3. Bierschneeman

    Bierschneeman Journeyed there and back again

    When i was Growing up, My dad had a whole bookcase filled with nothing but Arthurian literature (and very few literary analysis) he considered himself a very novice in Arthurian lore. He then expounded the level knowledge a real novice had was greatly more than his.

    This sentiment had me too overwhelmed to try reading Arthurian stuff for decades. Now i have gotten close enough to have a few books but still procrastinating on getting started (with malory)

    So your spirit if daunting literature, overt procrastination follows on me.
  4. kenubrion

    kenubrion Journeyed there and back again

    I read it decades ago during my King Arthur period. I even read Le Morte d'Arthur back then. Now that you've mentioned it I might read Once and Future again, as it was my favorite of the Arthur books.
  5. Rizlatnar

    Rizlatnar Hung out on a briar with Honorable Jorg

    The first time I read The Once and Future King, I thought the same. I do still enjoy the Ill-Made Knight the most, but I thought that once you know the ending, it makes the beginning even more tragic.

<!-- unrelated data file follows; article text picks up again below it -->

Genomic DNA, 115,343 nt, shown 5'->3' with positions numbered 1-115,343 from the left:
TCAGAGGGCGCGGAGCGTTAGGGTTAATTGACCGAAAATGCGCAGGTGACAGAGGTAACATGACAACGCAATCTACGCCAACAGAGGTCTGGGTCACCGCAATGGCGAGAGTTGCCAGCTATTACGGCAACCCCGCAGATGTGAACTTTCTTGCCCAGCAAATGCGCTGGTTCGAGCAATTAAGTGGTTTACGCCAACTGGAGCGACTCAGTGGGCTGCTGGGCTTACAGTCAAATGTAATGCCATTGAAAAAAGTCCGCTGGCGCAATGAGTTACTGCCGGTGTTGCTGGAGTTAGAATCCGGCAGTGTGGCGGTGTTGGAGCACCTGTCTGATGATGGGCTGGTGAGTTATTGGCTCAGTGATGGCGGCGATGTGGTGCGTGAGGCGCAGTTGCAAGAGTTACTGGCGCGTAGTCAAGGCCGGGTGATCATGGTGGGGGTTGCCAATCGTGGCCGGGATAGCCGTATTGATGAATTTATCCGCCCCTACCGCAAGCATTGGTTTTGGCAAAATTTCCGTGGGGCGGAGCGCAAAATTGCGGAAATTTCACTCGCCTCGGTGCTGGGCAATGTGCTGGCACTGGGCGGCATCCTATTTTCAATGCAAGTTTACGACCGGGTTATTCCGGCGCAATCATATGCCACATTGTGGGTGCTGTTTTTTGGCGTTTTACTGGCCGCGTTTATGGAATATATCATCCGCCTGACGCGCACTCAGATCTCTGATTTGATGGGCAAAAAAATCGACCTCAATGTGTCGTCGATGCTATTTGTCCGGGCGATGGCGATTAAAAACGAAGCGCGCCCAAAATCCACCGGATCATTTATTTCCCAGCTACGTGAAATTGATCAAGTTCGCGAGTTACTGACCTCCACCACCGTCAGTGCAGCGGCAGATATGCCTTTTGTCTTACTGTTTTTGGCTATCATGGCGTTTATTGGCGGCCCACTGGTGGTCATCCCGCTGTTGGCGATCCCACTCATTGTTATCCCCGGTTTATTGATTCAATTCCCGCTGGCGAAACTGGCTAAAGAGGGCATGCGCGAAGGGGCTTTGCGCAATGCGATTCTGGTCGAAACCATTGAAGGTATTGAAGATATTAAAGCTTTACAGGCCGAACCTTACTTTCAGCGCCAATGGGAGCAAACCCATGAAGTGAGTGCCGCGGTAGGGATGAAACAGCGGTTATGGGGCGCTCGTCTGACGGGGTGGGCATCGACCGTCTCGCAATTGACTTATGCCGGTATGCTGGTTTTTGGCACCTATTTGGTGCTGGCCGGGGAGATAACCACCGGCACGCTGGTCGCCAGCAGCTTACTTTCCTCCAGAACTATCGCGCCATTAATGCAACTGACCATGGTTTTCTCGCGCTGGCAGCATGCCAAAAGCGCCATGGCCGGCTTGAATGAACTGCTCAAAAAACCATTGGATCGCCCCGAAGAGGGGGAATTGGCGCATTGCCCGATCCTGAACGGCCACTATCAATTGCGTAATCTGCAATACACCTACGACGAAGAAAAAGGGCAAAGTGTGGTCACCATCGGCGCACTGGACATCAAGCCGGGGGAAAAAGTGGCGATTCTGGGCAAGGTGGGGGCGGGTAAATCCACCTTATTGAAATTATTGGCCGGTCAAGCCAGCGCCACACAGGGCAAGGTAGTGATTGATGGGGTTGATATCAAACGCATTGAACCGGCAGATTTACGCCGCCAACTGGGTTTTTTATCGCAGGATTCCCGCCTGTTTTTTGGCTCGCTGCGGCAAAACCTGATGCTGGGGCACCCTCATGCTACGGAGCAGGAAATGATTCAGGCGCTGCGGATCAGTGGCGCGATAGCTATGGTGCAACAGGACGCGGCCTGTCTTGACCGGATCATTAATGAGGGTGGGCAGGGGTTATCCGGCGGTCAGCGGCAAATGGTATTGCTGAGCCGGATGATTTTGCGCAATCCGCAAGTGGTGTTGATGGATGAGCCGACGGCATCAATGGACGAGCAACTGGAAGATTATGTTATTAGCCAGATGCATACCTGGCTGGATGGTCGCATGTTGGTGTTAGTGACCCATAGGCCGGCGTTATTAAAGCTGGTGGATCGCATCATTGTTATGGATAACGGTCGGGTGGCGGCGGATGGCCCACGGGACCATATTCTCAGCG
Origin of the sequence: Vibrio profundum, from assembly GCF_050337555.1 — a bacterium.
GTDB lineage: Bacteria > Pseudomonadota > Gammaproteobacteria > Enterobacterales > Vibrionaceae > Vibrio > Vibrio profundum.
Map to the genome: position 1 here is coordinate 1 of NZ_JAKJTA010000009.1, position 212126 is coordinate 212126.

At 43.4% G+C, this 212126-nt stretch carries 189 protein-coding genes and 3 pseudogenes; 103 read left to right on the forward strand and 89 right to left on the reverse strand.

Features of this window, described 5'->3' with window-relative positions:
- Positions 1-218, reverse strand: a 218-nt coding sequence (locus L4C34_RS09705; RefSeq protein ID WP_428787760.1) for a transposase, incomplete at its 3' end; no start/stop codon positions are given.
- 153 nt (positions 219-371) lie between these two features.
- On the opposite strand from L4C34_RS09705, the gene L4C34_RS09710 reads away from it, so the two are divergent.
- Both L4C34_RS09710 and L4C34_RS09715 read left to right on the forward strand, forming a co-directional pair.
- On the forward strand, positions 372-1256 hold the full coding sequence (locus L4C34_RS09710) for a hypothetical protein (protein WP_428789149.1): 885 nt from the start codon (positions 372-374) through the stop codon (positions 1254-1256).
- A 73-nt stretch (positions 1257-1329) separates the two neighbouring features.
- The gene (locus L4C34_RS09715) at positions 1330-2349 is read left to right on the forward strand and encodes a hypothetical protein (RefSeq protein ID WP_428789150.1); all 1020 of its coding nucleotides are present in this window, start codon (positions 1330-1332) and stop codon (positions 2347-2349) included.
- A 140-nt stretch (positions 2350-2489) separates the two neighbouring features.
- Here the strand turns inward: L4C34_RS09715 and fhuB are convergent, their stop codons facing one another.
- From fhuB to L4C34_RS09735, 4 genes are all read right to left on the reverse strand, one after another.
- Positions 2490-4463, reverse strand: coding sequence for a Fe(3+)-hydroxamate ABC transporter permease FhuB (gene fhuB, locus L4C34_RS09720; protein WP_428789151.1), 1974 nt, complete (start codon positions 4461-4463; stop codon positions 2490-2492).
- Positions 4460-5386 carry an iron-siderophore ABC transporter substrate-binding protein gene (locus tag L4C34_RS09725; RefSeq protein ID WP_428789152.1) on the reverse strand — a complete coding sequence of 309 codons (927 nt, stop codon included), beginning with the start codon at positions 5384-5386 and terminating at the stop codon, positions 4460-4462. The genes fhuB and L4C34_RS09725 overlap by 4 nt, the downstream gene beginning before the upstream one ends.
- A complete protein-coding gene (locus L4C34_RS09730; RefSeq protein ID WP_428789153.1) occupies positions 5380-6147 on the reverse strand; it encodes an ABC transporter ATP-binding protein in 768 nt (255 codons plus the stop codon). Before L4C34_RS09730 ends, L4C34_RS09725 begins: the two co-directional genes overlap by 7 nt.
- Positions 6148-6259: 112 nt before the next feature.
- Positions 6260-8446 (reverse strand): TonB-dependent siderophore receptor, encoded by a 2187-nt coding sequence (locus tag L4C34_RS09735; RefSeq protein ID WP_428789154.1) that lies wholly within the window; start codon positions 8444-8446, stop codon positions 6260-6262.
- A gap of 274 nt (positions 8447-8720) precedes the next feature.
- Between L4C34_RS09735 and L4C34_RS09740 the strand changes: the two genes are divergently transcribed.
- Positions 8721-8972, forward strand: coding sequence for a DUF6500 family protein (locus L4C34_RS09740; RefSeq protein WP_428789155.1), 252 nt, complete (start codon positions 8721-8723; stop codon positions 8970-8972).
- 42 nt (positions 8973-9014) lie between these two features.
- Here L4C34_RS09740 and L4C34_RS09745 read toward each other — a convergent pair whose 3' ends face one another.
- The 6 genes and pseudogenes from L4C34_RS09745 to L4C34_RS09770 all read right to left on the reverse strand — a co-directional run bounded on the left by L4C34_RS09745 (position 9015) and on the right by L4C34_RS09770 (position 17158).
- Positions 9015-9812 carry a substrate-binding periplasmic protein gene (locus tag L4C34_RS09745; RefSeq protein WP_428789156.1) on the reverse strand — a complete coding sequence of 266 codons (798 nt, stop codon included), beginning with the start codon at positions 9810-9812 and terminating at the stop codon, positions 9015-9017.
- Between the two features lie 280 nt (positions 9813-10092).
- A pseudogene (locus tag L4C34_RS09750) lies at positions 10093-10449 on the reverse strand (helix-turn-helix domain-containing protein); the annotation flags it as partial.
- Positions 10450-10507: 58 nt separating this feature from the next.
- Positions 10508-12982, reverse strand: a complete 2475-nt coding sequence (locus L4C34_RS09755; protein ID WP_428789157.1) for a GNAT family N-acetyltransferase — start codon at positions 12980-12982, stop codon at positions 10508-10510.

I haven't read the Book of Merlyn so I can't comment there (it wasn't part of my edition of the book). And to be honest, I'm going to take your suggestion and stay away from it. It seems to ruin the ending.

    Hmm... Interesting. That's actually a good point. It doesn't really have too much 'fantasy'. But... I do think it's Arthur's story. Just told in a way that drags the mythological figures back to human (just my opinion).

    From what I understand, White did not have a high opinion of women, so he had a tendency to make them either irrelevant (Sword in the Stone) or just downright evil (Morgause). But I do think that Guinevere is well-written, even if she is the ONLY well-written character, she does have a lot of complexity to her.
    But yes, it is one of the most major faults of the book. (Then again... Tolkien isn't too much better)
  6. Rizlatnar

    Rizlatnar Hung out on a briar with Honorable Jorg